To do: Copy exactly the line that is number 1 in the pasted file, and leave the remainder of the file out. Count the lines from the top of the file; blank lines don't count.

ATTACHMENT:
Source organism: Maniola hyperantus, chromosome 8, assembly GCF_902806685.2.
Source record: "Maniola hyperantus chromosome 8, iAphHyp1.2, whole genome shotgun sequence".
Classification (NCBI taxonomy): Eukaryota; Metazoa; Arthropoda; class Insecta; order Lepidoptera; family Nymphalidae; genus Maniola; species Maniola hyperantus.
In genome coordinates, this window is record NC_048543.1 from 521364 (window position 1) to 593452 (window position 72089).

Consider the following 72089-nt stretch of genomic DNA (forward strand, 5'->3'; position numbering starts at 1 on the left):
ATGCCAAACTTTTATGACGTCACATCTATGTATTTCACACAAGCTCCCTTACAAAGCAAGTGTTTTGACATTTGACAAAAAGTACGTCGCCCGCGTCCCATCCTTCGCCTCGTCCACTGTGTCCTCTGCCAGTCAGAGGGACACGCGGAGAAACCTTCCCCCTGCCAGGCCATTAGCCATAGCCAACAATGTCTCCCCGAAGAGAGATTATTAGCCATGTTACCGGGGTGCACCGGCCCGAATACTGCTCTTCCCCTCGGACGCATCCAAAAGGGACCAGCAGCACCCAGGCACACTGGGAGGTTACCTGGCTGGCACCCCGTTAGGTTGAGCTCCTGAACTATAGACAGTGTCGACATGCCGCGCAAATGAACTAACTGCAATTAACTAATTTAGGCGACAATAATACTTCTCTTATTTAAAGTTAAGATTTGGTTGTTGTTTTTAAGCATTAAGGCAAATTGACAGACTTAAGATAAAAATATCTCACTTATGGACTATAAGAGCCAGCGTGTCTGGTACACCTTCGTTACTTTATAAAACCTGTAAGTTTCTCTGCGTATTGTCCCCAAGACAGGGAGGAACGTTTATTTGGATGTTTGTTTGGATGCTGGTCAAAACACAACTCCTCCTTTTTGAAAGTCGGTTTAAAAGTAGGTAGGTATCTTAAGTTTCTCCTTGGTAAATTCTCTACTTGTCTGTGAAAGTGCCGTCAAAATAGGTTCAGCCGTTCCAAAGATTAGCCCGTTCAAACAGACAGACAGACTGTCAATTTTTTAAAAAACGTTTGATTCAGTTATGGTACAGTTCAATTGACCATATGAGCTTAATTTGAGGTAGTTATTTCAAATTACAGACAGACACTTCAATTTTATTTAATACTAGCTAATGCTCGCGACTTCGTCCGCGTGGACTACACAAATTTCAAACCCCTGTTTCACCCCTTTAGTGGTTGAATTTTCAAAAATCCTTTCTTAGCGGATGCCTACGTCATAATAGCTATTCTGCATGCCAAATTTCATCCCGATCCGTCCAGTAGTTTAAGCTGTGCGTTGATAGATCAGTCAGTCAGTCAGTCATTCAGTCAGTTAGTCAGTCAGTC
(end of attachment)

Source organism: Maniola hyperantus, chromosome 8, assembly GCF_902806685.2.